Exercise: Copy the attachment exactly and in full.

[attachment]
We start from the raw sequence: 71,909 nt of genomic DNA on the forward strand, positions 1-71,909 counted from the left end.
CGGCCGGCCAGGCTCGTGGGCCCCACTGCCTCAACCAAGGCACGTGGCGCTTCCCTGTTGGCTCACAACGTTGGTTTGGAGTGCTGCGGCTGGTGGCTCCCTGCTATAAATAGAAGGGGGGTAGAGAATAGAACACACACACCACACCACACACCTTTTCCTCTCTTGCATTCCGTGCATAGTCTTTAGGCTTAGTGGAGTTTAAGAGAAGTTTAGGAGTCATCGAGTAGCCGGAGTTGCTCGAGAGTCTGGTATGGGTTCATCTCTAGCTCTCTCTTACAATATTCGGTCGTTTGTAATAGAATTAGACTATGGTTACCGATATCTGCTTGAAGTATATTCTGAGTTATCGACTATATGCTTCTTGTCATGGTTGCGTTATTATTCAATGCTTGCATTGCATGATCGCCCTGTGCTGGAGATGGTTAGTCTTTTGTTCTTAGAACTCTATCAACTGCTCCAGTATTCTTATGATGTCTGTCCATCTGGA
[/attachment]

We start from the raw sequence: 71,909 nt of genomic DNA on the forward strand, positions 1-71,909 counted from the left end.
CGGCCGGCCAGGCTCGTGGGCCCCACTGCCTCAACCAAGGCACGTGGCGCTTCCCTGTTGGCTCACAACGTTGGTTTGGAGTGCTGCGGCTGGTGGCTCCCTGCTATAAATAGAAGGGGGGTAGAGAATAGAACACACACACCACACCACACACCTTTTCCTCTCTTGCATTCCGTGCATAGTCTTTAGGCTTAGTGGAGTTTAAGAGAAGTTTAGGAGTCATCGAGTAGCCGGAGTTGCTCGAGAGTCTGGTATGGGTTCATCTCTAGCTCTCTCTTACAATATTCGGTCGTTTGTAATAGAATTAGACTATGGTTACCGATATCTGCTTGAAGTATATTCTGAGTTATCGACTATATGCTTCTTGTCATGGTTGCGTTATTATTCAATGCTTGCATTGCATGATCGCCCTGTGCTGGAGATGGTTAGTCTTTTGTTCTTAGAACTCTATCAACTGCTCCAGTATTCTTATGATGTCTGTCCATCTGGA